What Scares Me Is the Absence of the Fear of Loss

What Scares Me Is the Absence of the Fear of Loss
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"It's not "Morning in America." Rather, Trump makes uncertainty and volatility great again. Stocks exhibit a volatility and randomness in price action rarely ever seen -- 1% daily moves become common place. The S&P 500 hits a high of 2,375 for the year and a low of 1,815 (down some 22.5% from today). Ultimately, it closes the year down 15%."

--Kass Diary 15 Surprises for 2017 

Over the years, like just about everyone else who has ever invested or traded in equity markets, I have spent some time studying market tops.

What do they look like? Is there a general pattern -- the equivalent of a general theory of relativity?

But as I am a fair Texas Hold 'em Poker player, I have looked not only for a generalized "top" shape, but within those shapes clues for how to read the intentions of market participants.

It is not my intention to bore you with my generalized observations about market tops or any insights I might have gained about reading the other player's intentions during topping periods. Rather. I want to offer you an observation related to a missive I wrote last week in which I featured George Soros' reflexivity insights.

Simply, there is a rather stunning lack of fear of loss showing up in equity markets. Moreover, there are almost no signs of fear of loss even beginning to build in the market's largest players, whoever the hell they are these days. And finally -- and I think this goes to my stated concerns over the last few months -- this lack of fear of loss is completely inappropriate!

At this moment, the biggest players in the equity market (again, whoever they are these days, and I don't pretend to know) are showing no signs of fear of loss in the market's price and volume patterns -- none!!

I find this incredible given the list of problems I have attempted to lay out.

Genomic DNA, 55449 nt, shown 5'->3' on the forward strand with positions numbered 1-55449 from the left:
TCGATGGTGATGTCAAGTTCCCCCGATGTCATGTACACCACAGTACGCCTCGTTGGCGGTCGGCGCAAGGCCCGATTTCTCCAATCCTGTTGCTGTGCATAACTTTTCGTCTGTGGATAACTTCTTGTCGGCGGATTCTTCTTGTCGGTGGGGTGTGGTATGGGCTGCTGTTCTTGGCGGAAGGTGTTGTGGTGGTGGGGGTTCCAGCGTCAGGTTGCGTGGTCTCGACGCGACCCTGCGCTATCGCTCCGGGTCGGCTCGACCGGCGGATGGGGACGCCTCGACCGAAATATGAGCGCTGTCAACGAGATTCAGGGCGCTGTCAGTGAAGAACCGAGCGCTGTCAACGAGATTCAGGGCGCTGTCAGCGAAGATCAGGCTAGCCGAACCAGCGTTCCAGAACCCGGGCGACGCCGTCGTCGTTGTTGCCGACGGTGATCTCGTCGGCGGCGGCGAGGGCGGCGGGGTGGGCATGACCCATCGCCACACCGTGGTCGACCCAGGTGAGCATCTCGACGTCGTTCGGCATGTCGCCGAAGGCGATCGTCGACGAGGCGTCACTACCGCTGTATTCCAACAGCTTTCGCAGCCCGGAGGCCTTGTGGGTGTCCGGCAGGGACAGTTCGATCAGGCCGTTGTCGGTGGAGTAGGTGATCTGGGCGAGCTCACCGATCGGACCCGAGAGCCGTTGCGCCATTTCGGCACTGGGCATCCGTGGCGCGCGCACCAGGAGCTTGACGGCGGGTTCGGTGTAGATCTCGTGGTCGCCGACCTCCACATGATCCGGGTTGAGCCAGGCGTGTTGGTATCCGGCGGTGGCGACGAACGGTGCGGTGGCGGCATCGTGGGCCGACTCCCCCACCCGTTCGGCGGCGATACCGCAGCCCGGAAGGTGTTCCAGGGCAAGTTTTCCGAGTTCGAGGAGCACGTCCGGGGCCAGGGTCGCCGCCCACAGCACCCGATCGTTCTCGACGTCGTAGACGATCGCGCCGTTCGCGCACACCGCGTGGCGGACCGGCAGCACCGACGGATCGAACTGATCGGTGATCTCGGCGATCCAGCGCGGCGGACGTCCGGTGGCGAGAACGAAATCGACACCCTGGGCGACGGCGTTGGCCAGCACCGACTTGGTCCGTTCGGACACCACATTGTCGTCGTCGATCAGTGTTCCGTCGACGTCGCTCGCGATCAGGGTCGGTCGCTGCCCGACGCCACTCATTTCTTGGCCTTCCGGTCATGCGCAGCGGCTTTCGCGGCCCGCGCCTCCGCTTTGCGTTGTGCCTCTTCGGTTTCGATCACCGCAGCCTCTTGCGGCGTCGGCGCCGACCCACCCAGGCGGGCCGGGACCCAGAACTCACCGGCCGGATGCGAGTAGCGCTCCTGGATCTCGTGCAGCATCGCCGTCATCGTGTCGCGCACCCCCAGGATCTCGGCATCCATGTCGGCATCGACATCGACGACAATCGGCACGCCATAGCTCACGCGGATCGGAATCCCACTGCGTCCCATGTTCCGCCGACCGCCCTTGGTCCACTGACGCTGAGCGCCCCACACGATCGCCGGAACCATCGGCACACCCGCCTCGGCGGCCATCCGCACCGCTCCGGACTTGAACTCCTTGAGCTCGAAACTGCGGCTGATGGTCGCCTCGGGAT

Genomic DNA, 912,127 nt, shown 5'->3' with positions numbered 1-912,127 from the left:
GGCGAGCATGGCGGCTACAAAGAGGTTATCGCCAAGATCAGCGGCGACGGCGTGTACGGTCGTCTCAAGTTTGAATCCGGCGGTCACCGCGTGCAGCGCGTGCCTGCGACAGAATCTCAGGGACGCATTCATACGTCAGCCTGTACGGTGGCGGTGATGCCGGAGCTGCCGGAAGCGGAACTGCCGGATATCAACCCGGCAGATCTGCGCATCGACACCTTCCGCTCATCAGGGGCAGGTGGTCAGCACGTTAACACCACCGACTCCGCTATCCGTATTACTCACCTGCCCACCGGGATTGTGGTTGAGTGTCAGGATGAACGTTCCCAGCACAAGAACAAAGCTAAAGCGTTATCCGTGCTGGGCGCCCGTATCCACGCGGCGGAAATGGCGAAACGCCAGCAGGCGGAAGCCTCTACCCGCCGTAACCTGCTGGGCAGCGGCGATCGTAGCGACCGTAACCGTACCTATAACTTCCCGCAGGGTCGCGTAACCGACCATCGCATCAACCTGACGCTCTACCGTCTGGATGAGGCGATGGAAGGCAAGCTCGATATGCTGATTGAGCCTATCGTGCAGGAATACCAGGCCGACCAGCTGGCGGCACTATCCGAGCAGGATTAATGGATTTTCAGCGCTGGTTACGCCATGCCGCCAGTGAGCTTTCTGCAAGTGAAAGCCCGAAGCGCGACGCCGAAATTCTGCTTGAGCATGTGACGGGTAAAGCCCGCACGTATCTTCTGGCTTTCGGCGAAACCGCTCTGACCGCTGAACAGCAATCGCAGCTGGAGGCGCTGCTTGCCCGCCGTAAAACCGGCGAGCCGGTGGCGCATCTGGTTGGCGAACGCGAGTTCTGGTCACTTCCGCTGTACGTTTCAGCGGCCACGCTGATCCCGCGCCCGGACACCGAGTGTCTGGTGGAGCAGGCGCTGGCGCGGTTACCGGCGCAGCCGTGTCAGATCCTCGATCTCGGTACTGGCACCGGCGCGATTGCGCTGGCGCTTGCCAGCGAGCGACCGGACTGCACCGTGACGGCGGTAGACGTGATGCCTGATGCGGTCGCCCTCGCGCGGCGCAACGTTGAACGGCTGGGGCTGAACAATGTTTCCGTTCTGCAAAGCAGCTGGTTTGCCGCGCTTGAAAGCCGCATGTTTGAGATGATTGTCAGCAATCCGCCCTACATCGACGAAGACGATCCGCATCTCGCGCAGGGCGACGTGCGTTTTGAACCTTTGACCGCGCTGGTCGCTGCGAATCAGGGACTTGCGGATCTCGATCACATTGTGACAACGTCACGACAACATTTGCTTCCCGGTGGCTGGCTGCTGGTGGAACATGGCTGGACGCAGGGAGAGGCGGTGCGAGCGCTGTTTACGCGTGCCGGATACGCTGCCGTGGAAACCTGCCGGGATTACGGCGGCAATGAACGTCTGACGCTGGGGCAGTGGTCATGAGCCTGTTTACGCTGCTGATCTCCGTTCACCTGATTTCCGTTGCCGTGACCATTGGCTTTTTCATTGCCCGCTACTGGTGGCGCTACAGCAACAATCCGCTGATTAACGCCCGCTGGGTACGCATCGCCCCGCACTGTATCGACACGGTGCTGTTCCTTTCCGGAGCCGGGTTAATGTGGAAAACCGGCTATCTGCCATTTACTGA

How can this market's big boys have no fear of loss at this point? How is it they are not sliding toward the doors of the party room, calling their chauffeurs on their cells to "bring the car around the back and keep the motor running"?

The disconnect between reality or risk and protective behavior in the markets -- or rather the absence of protective behavior -- is frightening to me.

Are they right about the risks not being sufficient to lead to protective action, or do they think they possess some other form of protection other than reducing positions or -- and this is what worries me most because I think this may be the answer -- the people making the decisions on the largest pools of equity buying do not have any personal financial risk in the outcome. I suspect the biggest players are playing with other people's money (OPM) in some manner different even from the old-timers' hedge fund OPM days -- no personal financial involvement, no career risk and perhaps believing they have a way to shift any losses to some unsuspecting parties.

This probably all sounds nuts. However, one thing I am sure I see at a time when policy uncertainty and varying outcomes are heightened and rarely have been higher, valuations are elevated relative to historical norms and fear is absent -- the biggest players in this equity market are still operating without any visible signs that they fear any impending losses.

And that is definitely nuts!

Doug Kass is president of Seabreeze Partners Management Inc. This essay originally appeared at TheStreet.com.  

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